William Hillman, sewing machines, bicycles and cars
William Hillman was born on November 13th 1848 in Stratford, Essex (now East London). He served an apprenticeship at John Penn’s famous marine steam engine works in Greenwich. James Starley was John Penn’s gardener and it is probable that the two mechanics met at this time.
Through Penn, James Starley moved to Newton Wilson’s sewing machine works where he was joined by William Hillman and George Singer, another ex-Penn apprentice. By 1863 a group of Newton Wilson employees including Newton Wilson’s manager, Josiah Turner, Starley, Hillman and Singer had moved to Coventry to found the Coventry Sewing Machine Company (later the Coventry Machinists’ Company). Both Hillman and Starley were styled as ‘Foremen’ at this time.
Around 1870, both left the Coventry Machinists’ Co. to manufacture sewing machines and, later, bicycles on their own as Smith & Starley at a works in St. John’s Street, Coventry. Starley and Hillman patented the ‘Ariel’ bicycle, an ‘ordinary’ (penny-farthing) bicycle with wire-spoked wheels. William Hillman left Smith & Starley in 1872 to set out on his own, marrying his sweetheart, Fanny Moreton Brockes in the following year. He continued to develop both sewing machine and bicycle ideas culminating in his sole patent for a sewing machine on 5th October 1875 (No. 3462).
国厂精品114福利电影To manufacture his new sewing machine the company of Hillman & Herbert was set up in the Premier Works, Coventry early in 1876. Hillman & Herbert advertised that they made sewing machines, roller skates (then very popular) and bicycles. Hillman was the practical mechanic whilst William Henry Herbert provided the financial backing. W. H. Herbert was the brother of Alfred Herbert, the largest machine tool manufacturer in Coventry. Further financial backing came with George Beverley Cooper, a London entrepreneur, joining the company in 1880. Under the Hillman, Herbert & Cooper banner the ‘Premier Cycle Co.’ claimed, for a short time, to be the world’s largest maker of cycles. The name was changed to the Premier Cycle Company Ltd. In 1891.
国厂精品114福利电影William Hillman had not yet run out of ideas. In 1887, long after the demise of his sewing machines, along with George Sumner, he formed the Auto Machinery Company to pioneer the production of ball bearings for cycles and, as the new century dawned, he branched out into motor cars. He formed the Hillman-Coatalen Motor Co. in 1907 by luring Louis Hervé Coatalen from the Humber Motor Co. Louis Coatalen was one of the best known motor engineers of the Edwardian era and his first car for Hillman carried a large, four-seat open body on a chassis with a 9.76 litre six cylinder engine. It cost ￡298! Coatalen left the company in 1910 to join Sunbeam, leaving Hillman in sole charge of what became the Hillman Motor Co.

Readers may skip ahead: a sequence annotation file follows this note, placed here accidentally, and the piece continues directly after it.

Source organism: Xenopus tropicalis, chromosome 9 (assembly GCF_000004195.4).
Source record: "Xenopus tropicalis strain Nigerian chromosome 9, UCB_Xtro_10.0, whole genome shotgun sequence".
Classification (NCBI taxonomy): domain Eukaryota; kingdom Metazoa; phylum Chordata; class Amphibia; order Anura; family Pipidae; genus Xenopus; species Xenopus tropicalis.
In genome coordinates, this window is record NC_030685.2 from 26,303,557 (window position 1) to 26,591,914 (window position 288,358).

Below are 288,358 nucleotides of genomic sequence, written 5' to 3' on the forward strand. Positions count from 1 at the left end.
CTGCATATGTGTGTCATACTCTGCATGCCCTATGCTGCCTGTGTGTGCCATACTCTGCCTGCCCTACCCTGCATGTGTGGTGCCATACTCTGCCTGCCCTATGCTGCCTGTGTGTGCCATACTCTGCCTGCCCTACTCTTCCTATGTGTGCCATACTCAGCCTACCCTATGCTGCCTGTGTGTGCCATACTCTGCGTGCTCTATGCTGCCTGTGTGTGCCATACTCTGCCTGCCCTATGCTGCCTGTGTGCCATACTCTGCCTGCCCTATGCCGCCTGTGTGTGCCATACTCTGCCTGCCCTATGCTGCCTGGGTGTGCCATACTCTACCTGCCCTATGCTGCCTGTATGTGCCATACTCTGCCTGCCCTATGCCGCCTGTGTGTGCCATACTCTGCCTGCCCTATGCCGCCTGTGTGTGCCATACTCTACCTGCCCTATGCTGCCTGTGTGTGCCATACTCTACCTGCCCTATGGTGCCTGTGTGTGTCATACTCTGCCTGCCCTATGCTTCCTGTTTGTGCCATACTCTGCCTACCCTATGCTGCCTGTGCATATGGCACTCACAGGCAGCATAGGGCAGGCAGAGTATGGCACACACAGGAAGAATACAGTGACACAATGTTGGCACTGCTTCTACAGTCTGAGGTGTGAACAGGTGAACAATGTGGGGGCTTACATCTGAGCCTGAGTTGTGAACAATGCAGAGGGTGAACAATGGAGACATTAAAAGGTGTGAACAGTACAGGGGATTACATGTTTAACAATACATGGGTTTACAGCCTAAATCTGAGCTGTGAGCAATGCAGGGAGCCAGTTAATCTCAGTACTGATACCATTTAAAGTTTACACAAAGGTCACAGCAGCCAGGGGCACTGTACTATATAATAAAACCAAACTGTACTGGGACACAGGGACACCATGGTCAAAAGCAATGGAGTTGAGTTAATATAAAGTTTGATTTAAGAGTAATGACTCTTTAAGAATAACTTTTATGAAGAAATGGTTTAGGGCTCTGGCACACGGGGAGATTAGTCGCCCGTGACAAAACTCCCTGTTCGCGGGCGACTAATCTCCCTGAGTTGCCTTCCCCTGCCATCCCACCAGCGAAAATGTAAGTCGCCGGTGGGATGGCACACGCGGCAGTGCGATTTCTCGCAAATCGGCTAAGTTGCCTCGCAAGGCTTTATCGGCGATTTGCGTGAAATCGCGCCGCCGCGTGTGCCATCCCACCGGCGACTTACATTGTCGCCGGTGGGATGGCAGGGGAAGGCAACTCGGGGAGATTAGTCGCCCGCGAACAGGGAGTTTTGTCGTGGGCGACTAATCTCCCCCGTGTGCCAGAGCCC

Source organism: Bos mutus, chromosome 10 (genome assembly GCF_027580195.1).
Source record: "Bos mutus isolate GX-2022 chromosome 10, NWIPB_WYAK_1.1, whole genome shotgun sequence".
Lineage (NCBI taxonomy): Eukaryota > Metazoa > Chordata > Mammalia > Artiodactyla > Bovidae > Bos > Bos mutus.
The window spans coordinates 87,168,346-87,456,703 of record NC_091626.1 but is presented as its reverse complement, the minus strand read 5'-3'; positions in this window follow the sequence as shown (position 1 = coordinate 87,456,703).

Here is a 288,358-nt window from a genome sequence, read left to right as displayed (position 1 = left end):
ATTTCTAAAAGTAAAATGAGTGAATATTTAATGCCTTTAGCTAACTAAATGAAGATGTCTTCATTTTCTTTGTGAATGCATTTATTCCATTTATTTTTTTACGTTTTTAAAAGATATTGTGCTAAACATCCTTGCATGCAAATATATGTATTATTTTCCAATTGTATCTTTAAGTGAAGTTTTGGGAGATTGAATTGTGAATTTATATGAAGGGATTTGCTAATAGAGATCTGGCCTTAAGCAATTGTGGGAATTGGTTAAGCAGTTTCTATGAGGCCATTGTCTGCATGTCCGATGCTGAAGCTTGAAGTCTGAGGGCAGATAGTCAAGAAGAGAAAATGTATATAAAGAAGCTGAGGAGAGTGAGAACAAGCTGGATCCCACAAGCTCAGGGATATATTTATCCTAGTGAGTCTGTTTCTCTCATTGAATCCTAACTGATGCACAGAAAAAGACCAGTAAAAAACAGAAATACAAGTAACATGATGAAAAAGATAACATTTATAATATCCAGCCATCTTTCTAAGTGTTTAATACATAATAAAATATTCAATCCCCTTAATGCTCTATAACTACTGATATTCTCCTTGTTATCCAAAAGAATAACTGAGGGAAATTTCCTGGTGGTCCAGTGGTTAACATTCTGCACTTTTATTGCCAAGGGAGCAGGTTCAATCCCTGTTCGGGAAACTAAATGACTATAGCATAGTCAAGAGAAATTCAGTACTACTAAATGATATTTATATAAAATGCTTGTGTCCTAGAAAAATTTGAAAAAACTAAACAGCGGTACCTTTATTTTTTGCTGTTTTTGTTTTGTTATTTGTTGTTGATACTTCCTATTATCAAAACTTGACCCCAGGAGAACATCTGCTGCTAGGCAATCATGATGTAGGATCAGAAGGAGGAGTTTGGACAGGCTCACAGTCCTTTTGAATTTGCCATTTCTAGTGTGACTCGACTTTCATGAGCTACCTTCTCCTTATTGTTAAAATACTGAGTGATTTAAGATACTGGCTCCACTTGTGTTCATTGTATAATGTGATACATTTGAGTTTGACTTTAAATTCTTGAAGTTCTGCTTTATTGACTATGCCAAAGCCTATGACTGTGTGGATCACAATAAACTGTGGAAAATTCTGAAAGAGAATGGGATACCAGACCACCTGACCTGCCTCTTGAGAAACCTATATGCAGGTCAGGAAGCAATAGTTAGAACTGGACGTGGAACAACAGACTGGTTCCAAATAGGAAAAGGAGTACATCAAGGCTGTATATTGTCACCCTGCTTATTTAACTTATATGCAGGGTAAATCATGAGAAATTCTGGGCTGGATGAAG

The subsequent smaller Hillman cars were successful so that, when William Hillman died on February 4th 1921 at his residence, Keresley Hall, outside Coventry, he was a man of property.
Sadly, the Hillman Motor Co. did not survive the depression of the interwar years, becoming part of the Rootes Group which survived into the 1960s.
国厂精品114福利电影William Hillman’s sewing machine was a small domestic shuttle lockstitch machine competing against other small domestic machines such as the Royal S. M. Co ‘Shakespear’ and Joseph Harris’s ‘Challenge’ in the Birmingham area.
His patent claimed that, as both shuttle and needle were driven from the same crank on the main shaft, it was impossible for them to get out of step with each other, or to assemble the machine with them out of step. I do not know whether Hillman & Herbert made the machine themselves or whether they bought it in from one of the Birmingham area manufacturers.
One version of the machine was called the ‘Little Maid’ and sold by an agent, Rimington, Bell & Company of London, The trade mark shows a hand gripping a broken arrow with the Latin inscription ‘potius ingenio quam vi’ (‘rather by skill than by force’). These machines do not carry serial numbers. I presume the ‘Little Maid’ cost 4 guineas as did all the competition (I have not come across any advertisements or other ephemera relating to it).
Other examples of the machines carry transfers for Hillman & Herbert but no name. One of the latter has a cast iron cover for the large gear wheel. The boat-type shuttle moves in an elliptical path similar to William Taylor’s machines and the Nussey & Pilling ‘Little Stranger’. Some machines do not appear to be numbered (only 3-figure numbers have been found) but all carry Hillman’s patent date on the needle plate. I doubt if many were made as only